There's real value in explanation -- far more, I would argue, than in simply reporting the day's latest developments and charges and counter-charges and speculation. And in repeated explanation -- it isn't enough to explain one time how Tax Provision Y will affect readers, while devoting dozens of articles to detailing claims and counter-claims about it. You can't expect readers or viewers to have seen that one explanation, or to remember and apply it to each time they hear Senate Staffer X make a claim about it. Telling the truth once isn't enough. Not if your goal is to give your readers and viewers the tools they need to make informed decisions.
So I'm thrilled that Cohn discusses the value of the "mundane task of explanation," and hope it catches on.
One of Cohn's central points about the media's coverage of health care is that the coverage "took place at internet speed" and was produced by a diverse array of news outlets -- and that, as a result, the media was able to expose falsehoods "just a little more quickly -- and, hopefully, a bit more effectively." Cohn offers an example:
Consider what happened in September, when the insurance industry released a study purporting to show that reform would cause insurance premiums to skyrocket. The Senate Finance Committee-the logjam in the legislative process-was set to vote on its bill in less than 48 hours. The study, commissioned by the insurance lobby and conducted by a private accounting firm, represented a clear effort to undermine support. It was the kind of move that lobbying groups make all the time-and, in the old days, it might have worked, since nobody would have seen through the study's tilted assumptions until, as with McCaughey's old article, the damage had been done. But within hours of its publication, several blogs, including this one, had published critiques showing just how flawed the study was. The critiques circulated in Washington and provoked a backlash against the insurers. Wavering Democrats said they were offended by the effort at political sabotage; the Finance Committee went on to pass the bill, as it had originally planned.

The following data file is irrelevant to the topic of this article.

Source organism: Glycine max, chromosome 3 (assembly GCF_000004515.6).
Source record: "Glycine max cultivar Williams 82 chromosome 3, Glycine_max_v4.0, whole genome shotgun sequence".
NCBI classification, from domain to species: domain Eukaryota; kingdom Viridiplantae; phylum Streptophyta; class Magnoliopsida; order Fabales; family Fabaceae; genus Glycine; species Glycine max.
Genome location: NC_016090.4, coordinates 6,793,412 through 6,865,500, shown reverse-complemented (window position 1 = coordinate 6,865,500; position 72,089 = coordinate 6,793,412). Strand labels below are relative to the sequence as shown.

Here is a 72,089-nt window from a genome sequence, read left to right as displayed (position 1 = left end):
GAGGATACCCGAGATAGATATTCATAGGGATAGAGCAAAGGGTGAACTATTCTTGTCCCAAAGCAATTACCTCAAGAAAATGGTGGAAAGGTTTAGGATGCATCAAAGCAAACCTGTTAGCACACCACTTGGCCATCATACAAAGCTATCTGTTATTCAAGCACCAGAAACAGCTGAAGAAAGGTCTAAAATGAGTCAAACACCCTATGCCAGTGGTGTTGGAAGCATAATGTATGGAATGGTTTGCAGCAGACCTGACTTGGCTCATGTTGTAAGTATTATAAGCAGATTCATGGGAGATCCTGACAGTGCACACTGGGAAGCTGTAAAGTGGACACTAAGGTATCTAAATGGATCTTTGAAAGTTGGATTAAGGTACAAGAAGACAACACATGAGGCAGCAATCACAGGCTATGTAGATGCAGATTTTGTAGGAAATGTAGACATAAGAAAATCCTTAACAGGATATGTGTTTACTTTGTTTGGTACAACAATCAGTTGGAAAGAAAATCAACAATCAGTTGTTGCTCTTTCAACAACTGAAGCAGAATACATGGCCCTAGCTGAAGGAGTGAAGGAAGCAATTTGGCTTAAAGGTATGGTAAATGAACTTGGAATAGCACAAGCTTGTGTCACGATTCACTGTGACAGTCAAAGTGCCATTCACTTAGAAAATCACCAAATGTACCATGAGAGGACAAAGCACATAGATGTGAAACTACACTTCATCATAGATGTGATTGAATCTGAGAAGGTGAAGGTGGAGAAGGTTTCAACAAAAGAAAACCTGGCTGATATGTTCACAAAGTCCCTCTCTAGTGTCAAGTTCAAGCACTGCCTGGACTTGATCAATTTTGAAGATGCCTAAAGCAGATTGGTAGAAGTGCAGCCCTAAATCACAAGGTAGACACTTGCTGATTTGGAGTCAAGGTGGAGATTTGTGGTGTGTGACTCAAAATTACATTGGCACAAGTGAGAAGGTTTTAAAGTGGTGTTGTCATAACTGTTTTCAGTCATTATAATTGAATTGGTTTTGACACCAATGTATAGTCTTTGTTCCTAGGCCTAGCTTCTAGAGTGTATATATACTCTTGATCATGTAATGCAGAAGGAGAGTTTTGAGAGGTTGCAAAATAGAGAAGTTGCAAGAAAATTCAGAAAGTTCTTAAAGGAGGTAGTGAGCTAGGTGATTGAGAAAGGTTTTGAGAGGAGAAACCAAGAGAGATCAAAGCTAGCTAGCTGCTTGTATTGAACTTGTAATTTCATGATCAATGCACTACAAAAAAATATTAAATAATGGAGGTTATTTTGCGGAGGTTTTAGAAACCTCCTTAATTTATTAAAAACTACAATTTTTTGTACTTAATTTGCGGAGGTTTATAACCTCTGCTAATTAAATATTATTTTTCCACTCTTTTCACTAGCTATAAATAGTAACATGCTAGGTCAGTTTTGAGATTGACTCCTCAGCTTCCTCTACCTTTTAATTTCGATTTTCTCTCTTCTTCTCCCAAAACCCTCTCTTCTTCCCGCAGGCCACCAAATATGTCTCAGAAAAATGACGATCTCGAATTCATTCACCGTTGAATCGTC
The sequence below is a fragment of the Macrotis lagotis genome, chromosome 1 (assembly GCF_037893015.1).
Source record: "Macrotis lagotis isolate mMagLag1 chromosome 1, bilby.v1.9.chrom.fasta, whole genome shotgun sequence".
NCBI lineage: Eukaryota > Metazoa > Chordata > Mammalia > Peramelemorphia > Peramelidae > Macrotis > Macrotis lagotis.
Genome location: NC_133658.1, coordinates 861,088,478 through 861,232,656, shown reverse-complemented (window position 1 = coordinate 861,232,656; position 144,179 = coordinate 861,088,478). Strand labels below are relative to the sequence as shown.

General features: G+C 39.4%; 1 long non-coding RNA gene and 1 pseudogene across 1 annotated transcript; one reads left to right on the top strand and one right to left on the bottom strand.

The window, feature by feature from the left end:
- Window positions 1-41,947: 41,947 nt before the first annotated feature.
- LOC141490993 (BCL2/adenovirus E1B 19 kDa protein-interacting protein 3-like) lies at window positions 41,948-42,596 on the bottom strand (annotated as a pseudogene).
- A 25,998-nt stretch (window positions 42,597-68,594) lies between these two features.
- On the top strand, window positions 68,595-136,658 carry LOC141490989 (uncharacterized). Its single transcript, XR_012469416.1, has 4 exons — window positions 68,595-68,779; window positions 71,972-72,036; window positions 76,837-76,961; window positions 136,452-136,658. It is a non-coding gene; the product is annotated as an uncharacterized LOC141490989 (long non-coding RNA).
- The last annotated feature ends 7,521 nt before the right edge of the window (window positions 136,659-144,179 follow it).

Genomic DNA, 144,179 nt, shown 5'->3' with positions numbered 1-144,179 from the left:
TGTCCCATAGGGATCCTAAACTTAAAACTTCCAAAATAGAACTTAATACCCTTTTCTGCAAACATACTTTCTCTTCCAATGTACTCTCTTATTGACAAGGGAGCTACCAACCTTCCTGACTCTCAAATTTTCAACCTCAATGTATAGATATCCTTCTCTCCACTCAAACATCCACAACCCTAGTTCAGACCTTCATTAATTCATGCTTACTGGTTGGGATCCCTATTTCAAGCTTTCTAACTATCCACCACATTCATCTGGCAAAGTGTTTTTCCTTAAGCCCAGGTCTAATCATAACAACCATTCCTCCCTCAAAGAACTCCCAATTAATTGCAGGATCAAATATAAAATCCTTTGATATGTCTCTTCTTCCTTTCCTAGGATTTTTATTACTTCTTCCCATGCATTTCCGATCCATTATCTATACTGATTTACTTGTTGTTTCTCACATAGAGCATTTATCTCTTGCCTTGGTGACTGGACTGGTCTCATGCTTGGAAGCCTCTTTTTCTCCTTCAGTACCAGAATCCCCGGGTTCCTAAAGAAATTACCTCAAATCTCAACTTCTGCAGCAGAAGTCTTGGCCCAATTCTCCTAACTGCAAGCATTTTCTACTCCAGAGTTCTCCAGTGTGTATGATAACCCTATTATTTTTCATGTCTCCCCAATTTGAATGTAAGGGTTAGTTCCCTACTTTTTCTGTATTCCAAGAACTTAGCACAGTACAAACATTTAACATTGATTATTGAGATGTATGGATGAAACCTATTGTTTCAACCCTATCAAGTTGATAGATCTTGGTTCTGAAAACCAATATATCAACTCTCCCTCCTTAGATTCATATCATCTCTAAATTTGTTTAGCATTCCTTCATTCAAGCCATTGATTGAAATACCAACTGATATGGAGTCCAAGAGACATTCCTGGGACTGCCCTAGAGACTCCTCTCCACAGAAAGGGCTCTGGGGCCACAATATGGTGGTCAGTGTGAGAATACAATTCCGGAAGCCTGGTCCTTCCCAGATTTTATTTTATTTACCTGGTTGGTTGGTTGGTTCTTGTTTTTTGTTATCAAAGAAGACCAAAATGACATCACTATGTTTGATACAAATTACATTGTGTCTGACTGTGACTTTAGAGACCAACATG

Cohn portrays the coverage of the insurance industry study as an example of how well the media did its job. But it is also a reminder of how badly the Washington Post (among others) failed its readers.
See, when the study came out, the Post's Ceci Connolly hyped the study without making any attempt to assess its validity -- even though by the time her article ran, Cohn had already noted that the study was based on assumptions it acknowledged were false.
The next day, Connolly wrote another article about the study -- an article that again failed to assess the study's credibility, failed to note the dubious track record of the firm that conducted it, and failed to explain the assumptions and limitations of the study. Her article even failed to mention that the accounting firm that conducted the study had already begun distancing itself from the way the insurance lobby was using it.
The day after that, yet another Connolly article focused on the insurance industry's attack on health care reform. Finally, in the 19th paragraph of that article, Connolly got around to mentioning that the accounting firm was distancing itself from the study -- but she still couldn't bring herself to mention that the study was based on assumptions it acknowledged were unlikely to come true.